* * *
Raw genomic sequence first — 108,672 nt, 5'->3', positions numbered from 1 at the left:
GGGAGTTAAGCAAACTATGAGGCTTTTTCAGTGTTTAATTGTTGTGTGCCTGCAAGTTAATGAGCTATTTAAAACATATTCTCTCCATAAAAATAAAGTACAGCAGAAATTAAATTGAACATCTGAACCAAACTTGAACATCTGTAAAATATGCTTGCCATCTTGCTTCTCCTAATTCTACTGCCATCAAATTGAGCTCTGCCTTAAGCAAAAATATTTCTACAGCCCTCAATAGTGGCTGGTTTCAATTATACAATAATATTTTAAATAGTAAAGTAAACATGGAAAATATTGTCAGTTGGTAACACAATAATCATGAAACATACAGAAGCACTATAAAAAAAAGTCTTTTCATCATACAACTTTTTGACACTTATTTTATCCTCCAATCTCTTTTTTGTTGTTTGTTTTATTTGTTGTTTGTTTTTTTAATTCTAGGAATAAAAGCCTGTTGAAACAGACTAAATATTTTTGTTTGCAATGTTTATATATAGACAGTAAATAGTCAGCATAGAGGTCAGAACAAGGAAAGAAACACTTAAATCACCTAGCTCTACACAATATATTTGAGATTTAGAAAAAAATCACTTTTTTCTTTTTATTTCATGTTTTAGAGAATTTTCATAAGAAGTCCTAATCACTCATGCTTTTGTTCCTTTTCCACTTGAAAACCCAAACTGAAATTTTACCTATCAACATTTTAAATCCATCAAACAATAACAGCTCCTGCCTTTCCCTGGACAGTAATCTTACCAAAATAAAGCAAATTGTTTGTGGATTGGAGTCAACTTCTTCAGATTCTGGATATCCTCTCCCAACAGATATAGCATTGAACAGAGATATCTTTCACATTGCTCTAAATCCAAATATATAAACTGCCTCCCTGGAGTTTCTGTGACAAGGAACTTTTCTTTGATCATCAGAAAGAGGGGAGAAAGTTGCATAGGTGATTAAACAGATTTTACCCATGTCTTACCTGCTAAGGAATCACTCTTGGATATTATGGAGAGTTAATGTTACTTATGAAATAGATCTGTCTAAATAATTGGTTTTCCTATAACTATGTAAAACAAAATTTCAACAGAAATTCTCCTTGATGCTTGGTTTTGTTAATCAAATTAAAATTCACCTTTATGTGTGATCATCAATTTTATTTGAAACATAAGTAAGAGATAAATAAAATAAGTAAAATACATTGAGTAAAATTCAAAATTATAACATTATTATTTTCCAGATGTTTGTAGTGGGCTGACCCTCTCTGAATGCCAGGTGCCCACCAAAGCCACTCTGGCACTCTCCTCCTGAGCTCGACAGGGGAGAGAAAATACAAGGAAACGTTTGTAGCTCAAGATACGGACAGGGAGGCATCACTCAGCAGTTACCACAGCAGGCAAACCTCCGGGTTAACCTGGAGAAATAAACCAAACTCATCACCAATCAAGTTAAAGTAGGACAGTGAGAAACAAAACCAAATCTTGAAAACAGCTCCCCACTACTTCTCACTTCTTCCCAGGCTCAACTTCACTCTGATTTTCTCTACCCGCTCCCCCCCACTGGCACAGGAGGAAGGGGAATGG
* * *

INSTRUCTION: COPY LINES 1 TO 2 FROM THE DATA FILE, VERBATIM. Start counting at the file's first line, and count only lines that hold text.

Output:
Raw genomic sequence first — 108,672 nt, 5'->3', positions numbered from 1 at the left:
GGGAGTTAAGCAAACTATGAGGCTTTTTCAGTGTTTAATTGTTGTGTGCCTGCAAGTTAATGAGCTATTTAAAACATATTCTCTCCATAAAAATAAAGTACAGCAGAAATTAAATTGAACATCTGAACCAAACTTGAACATCTGTAAAATATGCTTGCCATCTTGCTTCTCCTAATTCTACTGCCATCAAATTGAGCTCTGCCTTAAGCAAAAATATTTCTACAGCCCTCAATAGTGGCTGGTTTCAATTATACAATAATATTTTAAATAGTAAAGTAAACATGGAAAATATTGTCAGTTGGTAACACAATAATCATGAAACATACAGAAGCACTATAAAAAAAAGTCTTTTCATCATACAACTTTTTGACACTTATTTTATCCTCCAATCTCTTTTTTGTTGTTTGTTTTATTTGTTGTTTGTTTTTTTAATTCTAGGAATAAAAGCCTGTTGAAACAGACTAAATATTTTTGTTTGCAATGTTTATATATAGACAGTAAATAGTCAGCATAGAGGTCAGAACAAGGAAAGAAACACTTAAATCACCTAGCTCTACACAATATATTTGAGATTTAGAAAAAAATCACTTTTTTCTTTTTATTTCATGTTTTAGAGAATTTTCATAAGAAGTCCTAATCACTCATGCTTTTGTTCCTTTTCCACTTGAAAACCCAAACTGAAATTTTACCTATCAACATTTTAAATCCATCAAACAATAACAGCTCCTGCCTTTCCCTGGACAGTAATCTTACCAAAATAAAGCAAATTGTTTGTGGATTGGAGTCAACTTCTTCAGATTCTGGATATCCTCTCCCAACAGATATAGCATTGAACAGAGATATCTTTCACATTGCTCTAAATCCAAATATATAAACTGCCTCCCTGGAGTTTCTGTGACAAGGAACTTTTCTTTGATCATCAGAAAGAGGGGAGAAAGTTGCATAGGTGATTAAACAGATTTTACCCATGTCTTACCTGCTAAGGAATCACTCTTGGATATTATGGAGAGTTAATGTTACTTATGAAATAGATCTGTCTAAATAATTGGTTTTCCTATAACTATGTAAAACAAAATTTCAACAGAAATTCTCCTTGATGCTTGGTTTTGTTAATCAAATTAAAATTCACCTTTATGTGTGATCATCAATTTTATTTGAAACATAAGTAAGAGATAAATAAAATAAGTAAAATACATTGAGTAAAATTCAAAATTATAACATTATTATTTTCCAGATGTTTGTAGTGGGCTGACCCTCTCTGAATGCCAGGTGCCCACCAAAGCCACTCTGGCACTCTCCTCCTGAGCTCGACAGGGGAGAGAAAATACAAGGAAACGTTTGTAGCTCAAGATACGGACAGGGAGGCATCACTCAGCAGTTACCACAGCAGGCAAACCTCCGGGTTAACCTGGAGAAATAAACCAAACTCATCACCAATCAAGTTAAAGTAGGACAGTGAGAAACAAAACCAAATCTTGAAAACAGCTCCCCACTACTTCTCACTTCTTCCCAGGCTCAACTTCACTCTGATTTTCTCTACCCGCTCCCCCCCACTGGCACAGGAGGAAGGGGAATGG